bookish

When I was in college I dated a girl, T., who would read while walking around the house, her nose literally in a book as she drifted from room to room, occasionally reaching a hand out to find a wall or an open doorway.  I found this almost as endearing as I found her pale green eyes. 

We were both the type of person who preferred to read something — anything — while eating, and so we each knew the back copy of the Grapenuts cereal box by heart.

Her tastes in literature were somewhat more highbrow than mine, but we complemented each other well.  She introduced me to Dorothy L. Sayers and Ursula K. LeGuin, I introduced her to Harlequin Romances and Edward Gorey.

She was a Medieval Studies major, so she could do nifty parlor tricks like recite Chaucer in the original tongue and settle arguments about the etymology of the word “the.”

We had arguments about things like that at Mount Holyoke.  It’s kind of hard to explain.

We were sort of jointly introduced to the works of Guy Gavriel Kay during the three years we were together (yes, that equals “forever” in college) by a somewhat snarky roommate we had for a while who was also an Medieval Studies major, but not quite as endearing.

So one day she suggested we read Kay’s Fionavar Tapestry, which is his stab at an archetypal-mythology high fantasy trilogy.  He wrote it right after he finished helping Christopher Tolkien edit The Silmarillion, which you have to admit is a pretty nice line on one’s resume.  (Although I can’t say I found The Silmarillion to be particularly readable, I also don’t particularly blame the posthumous editors for that.)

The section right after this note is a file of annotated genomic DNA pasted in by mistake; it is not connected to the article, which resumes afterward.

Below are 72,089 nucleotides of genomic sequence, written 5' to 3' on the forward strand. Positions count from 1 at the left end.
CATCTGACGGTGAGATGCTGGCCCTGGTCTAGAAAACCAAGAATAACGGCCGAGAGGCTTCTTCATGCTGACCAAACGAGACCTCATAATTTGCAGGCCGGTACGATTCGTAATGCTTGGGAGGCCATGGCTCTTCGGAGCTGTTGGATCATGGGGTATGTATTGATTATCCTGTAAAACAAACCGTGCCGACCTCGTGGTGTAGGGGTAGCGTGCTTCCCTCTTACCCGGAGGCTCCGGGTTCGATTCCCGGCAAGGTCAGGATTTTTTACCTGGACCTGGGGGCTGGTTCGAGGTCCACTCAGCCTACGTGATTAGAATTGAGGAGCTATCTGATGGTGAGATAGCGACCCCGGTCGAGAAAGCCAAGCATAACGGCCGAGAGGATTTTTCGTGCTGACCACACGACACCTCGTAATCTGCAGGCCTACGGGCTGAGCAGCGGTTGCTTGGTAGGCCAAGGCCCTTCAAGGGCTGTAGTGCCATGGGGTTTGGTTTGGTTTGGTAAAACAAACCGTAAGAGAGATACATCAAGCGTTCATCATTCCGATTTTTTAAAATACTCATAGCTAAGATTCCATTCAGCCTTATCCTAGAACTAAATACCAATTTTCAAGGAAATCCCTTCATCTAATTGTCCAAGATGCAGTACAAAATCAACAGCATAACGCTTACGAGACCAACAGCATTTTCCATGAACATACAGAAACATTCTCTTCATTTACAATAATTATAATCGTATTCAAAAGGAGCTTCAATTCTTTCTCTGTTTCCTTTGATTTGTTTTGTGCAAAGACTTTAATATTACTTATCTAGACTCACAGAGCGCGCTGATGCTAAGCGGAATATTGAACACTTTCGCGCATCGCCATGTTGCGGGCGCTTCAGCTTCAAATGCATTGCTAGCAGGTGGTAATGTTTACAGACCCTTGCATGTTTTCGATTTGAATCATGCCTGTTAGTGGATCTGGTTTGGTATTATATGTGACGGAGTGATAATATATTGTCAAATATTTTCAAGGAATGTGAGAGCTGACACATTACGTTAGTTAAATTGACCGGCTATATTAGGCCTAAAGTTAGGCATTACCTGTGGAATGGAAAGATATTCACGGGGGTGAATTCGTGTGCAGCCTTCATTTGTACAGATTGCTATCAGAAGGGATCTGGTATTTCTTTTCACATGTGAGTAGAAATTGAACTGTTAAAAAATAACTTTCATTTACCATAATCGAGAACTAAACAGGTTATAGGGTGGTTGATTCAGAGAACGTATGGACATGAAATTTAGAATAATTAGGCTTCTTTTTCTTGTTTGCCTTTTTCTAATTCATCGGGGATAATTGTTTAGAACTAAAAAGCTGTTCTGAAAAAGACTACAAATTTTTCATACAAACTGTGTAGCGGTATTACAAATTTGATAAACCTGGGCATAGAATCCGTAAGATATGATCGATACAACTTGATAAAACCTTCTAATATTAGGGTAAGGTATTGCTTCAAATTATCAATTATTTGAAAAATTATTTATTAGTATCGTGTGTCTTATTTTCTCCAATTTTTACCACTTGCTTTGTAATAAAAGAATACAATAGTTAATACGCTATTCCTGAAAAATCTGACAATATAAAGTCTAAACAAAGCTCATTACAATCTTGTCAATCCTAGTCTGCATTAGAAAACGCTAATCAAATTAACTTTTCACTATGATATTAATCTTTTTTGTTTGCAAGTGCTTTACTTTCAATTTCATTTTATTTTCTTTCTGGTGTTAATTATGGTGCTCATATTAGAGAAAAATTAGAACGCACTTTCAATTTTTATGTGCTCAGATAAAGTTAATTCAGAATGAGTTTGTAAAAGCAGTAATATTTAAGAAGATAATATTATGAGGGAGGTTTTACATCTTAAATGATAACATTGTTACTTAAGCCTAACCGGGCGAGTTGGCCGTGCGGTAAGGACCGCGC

So Guy Gavriel Kay became the one author I would occasionally visit the SF/Fantasy aisles for.  He doesn’t write often, because he writes these epic books that require him to do years of “research” in the South of France, so I would check for a new book about once a year, or when I thought of it.

Well the other day there it was, a new hardcover by GGK.  And I bought it and went home and inhaled it and now I might have to read them all again.

It’s nice to have a favorite author like this, who is writing now, rather than finding someone like Dorothy L. Sayers, who is awesome but dead.  With her, I can’t wonder what is she going to write about next? because she may still be writing but she sure isn’t still getting published in North America.

With Kay I can reread Tigana and be back in that awful summer that T. and I broke up, a year after college, bawling my eyes out at the final scene in my bedroom in that awful apartment I was only in long enough for my new roommate to insult my posters and steal my Birkenstocks.

I can reread A Song for Arbonne and be in Venice, Los Angeles, with my old freshman-year roommate, who took me in after I chased T. across the country, only to find myself chased by someone else.  A more awkward threesome you will never see, so I hightailed it out of San Francisco and hid out with Rebecca in Venice, reading Arbonne and trying to make sense of the Pacific Ocean, which I thought bore no resemblence whatsoever to the Atlantic.

The Lions of Al-Rassan and Sailing to Sarantium both came out when I was in grad school, struggling with the reality that geology grad students are not generally encouraged to take classes in Romantic Poetry, that geology TAs who quote Keats are thought of as odd, and that maybe, actually, I didn’t belong in geology grad school after all if all I wanted to take was literature classes — and stupid Syracuse University was so head-up-assedly PoMo that it didn’t even OFFER straight-up lit classes, only Deconstruction of Form classes, whatever the fuck good THAT does anybody.

And of course now this means that any time I reread his latest, Isabel, I will remember this spring, when I was working so hard at a job I love and trying to get the money together for grad school — for a much more suitable degree this time around — and knitting socks and gazing out at the lake from my little house surrounded by pine needles.

Personally, I think Tigana beats the pants off any of his other books, but I’ll wait until you’ve read any of them to debate it with you.  Start with the Fionavar Tapestry, which you can take out of the library as soon as I’m done rereading it.

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